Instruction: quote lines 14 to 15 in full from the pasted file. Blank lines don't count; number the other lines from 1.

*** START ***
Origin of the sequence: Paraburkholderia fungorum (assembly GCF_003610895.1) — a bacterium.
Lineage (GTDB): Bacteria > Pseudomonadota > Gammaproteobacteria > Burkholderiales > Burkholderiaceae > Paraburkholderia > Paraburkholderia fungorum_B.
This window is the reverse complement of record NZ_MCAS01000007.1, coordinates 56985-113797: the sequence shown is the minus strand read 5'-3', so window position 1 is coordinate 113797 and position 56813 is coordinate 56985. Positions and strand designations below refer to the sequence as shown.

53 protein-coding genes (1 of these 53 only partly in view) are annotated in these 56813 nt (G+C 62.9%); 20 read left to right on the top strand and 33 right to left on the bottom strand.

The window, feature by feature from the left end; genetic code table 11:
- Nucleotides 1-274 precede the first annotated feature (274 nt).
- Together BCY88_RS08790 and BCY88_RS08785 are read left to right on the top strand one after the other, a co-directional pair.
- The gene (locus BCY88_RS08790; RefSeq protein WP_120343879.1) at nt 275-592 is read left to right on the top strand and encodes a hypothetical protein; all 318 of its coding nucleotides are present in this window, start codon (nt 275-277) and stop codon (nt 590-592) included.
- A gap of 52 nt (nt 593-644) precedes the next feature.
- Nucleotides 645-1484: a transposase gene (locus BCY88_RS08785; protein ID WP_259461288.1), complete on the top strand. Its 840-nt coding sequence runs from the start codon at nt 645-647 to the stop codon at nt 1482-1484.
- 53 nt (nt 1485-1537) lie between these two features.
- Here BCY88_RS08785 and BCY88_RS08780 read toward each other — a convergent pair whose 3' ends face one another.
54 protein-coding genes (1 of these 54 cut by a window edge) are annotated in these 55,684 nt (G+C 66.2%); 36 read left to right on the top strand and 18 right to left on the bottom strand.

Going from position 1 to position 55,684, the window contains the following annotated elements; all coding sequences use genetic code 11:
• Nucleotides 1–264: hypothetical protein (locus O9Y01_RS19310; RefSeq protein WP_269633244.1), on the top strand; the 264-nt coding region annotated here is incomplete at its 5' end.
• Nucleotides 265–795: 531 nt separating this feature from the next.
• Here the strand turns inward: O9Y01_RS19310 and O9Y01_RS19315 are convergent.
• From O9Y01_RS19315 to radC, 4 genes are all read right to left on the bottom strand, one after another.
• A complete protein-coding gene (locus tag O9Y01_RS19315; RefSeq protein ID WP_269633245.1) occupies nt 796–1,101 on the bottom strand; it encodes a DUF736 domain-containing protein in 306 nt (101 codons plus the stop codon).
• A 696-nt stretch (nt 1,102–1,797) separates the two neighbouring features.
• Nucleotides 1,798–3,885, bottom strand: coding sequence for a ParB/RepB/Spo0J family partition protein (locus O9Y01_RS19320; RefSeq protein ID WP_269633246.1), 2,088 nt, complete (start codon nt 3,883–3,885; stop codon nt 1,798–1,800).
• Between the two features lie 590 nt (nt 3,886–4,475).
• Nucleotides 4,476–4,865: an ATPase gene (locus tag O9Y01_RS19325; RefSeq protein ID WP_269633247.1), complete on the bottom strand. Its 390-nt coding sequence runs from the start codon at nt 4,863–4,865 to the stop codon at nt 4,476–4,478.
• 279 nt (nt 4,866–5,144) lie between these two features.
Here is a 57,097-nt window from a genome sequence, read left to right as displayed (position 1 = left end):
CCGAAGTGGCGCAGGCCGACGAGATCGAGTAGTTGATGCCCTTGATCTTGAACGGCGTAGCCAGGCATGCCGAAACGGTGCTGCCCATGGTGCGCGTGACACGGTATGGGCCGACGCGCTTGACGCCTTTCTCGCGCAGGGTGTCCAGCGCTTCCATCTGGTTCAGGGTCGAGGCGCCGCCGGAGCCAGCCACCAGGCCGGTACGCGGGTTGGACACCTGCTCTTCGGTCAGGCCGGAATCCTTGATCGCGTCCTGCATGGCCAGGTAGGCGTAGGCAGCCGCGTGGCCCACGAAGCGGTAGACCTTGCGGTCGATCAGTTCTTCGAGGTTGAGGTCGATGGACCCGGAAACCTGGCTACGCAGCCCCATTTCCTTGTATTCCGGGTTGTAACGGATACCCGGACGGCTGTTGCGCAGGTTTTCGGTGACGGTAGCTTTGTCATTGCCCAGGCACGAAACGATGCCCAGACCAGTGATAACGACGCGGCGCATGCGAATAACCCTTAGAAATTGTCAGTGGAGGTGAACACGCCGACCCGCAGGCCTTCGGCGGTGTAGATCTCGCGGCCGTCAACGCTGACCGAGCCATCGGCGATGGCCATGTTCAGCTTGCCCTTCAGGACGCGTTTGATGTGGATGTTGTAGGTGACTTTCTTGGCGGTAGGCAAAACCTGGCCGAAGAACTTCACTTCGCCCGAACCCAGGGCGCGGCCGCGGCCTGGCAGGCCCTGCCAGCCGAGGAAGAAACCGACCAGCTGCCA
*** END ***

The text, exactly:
Going from position 1 to position 55,684, the window contains the following annotated elements; all coding sequences use genetic code 11:
• Nucleotides 1–264: hypothetical protein (locus O9Y01_RS19310; RefSeq protein WP_269633244.1), on the top strand; the 264-nt coding region annotated here is incomplete at its 5' end.